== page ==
4,500 civilian deaths in Iraq over past year
The number of Iraqi civilians killed in violence fell by half in 2009 to about 4,500, but improvements in security have slowed and large-scale attacks took a major toll last year, a study has found.
Human rights group Iraq Body Count (IBC) put the 2009 civilian death toll in Iraq up to December 16 at 4,497, the lowest since the 2003 US invasion and less than half the 2008 toll of 9,226.
Unlike 2008, the decline in violent deaths seemed to stagnate in 2009, the group said in a report released today.
US and Iraqi officials have hailed the dramatic drop in violence from the height of sectarian killing in 2006 and 2007.
According to US military figures, violence peaked in late 2006 and early 2007 with up to about 1,700 attacks a week.
That was a far cry from late summer 2009, when about 200 attacks a week were recorded.
Still, the report noted troubling trends, such as a rise during 2009 in the toll from large-scale bombings, killing more than 50 civilians each. In 2008, 534 people were killed in nine such attacks, compared with 750 in eight attacks in 2009.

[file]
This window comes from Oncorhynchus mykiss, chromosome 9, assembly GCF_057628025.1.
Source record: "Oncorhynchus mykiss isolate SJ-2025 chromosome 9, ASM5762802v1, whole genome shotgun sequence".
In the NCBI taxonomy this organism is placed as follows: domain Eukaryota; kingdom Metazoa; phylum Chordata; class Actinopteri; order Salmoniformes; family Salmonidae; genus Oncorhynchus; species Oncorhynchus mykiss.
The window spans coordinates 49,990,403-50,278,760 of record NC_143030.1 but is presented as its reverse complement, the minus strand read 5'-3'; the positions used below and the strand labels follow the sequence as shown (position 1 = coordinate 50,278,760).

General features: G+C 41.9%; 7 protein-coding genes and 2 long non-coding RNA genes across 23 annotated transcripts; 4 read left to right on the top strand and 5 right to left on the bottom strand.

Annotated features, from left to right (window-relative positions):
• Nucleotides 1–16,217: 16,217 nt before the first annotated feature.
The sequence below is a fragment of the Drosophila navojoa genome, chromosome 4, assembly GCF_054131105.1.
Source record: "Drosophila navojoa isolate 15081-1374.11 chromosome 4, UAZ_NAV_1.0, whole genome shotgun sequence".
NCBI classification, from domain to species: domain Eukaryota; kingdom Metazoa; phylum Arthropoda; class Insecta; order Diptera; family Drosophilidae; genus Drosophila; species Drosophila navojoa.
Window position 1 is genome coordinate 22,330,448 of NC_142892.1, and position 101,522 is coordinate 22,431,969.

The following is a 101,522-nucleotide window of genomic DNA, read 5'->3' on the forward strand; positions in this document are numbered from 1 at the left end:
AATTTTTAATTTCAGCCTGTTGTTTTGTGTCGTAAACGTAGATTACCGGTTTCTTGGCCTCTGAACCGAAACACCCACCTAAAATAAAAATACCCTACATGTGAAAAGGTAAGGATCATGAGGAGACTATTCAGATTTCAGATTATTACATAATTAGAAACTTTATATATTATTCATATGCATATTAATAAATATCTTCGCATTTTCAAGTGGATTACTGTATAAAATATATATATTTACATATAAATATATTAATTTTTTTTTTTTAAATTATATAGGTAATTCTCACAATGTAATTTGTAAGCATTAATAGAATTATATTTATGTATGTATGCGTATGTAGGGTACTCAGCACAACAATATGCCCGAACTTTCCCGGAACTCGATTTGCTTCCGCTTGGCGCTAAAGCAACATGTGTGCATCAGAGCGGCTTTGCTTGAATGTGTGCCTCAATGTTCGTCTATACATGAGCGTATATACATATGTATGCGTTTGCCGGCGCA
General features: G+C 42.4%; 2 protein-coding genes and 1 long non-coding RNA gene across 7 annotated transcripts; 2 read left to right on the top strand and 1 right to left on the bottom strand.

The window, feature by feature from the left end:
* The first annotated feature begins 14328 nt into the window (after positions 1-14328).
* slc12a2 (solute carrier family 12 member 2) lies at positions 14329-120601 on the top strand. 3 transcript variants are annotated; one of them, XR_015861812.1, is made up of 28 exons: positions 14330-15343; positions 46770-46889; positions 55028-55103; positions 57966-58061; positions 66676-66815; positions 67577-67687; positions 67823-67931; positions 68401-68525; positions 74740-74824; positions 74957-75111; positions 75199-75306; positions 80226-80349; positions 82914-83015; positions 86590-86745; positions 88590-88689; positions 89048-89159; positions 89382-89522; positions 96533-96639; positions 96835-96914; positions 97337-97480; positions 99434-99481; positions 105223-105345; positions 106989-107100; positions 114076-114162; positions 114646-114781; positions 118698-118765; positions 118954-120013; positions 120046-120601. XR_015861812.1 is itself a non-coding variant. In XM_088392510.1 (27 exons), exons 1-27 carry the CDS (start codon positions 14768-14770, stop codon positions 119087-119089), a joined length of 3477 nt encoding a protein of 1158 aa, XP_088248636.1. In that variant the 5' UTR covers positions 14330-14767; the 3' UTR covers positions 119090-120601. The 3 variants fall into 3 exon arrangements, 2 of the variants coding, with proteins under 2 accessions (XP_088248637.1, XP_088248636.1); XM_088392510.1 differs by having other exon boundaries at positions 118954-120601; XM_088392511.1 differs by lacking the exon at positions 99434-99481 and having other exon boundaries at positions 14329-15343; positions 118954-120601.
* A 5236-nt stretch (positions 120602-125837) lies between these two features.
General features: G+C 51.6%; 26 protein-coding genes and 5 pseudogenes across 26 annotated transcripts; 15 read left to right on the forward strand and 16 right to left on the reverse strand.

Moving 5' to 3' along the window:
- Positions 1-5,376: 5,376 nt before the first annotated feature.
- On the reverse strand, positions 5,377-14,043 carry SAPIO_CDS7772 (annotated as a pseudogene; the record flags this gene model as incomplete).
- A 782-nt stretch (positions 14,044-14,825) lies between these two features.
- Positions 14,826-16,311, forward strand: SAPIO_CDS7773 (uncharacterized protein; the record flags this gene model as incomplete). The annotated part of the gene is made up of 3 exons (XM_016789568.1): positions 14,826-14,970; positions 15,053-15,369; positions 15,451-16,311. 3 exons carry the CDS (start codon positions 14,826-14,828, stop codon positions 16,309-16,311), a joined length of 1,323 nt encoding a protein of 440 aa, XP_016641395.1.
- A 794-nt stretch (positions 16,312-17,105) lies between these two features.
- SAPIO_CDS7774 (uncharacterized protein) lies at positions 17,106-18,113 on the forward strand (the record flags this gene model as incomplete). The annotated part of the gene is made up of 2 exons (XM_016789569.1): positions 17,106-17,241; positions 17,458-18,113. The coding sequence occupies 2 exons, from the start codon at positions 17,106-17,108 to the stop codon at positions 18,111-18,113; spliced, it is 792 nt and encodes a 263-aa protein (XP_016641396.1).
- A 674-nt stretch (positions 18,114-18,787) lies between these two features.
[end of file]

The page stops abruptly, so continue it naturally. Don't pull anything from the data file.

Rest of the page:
"Iraq is clearly suffering more daily violence from terrorism and instability than any other country, considerably more violence even than Afghanistan and Pakistan," said John Sloboda, the group's co-founder and spokesman.
He said that, despite Iraqi authorities' inability to stop a constant drumbeat of violence, there was "complacency among Western politicians and Western commentators who kind of imply that Iraq is solved".
Prime Minister Nuri al-Maliki, who has staked his reputation on turning around Iraq's security situation, is struggling to contain recriminations arising from a series of coordinated attacks targeting government facilities, the latest of which killed up to 112 people in December.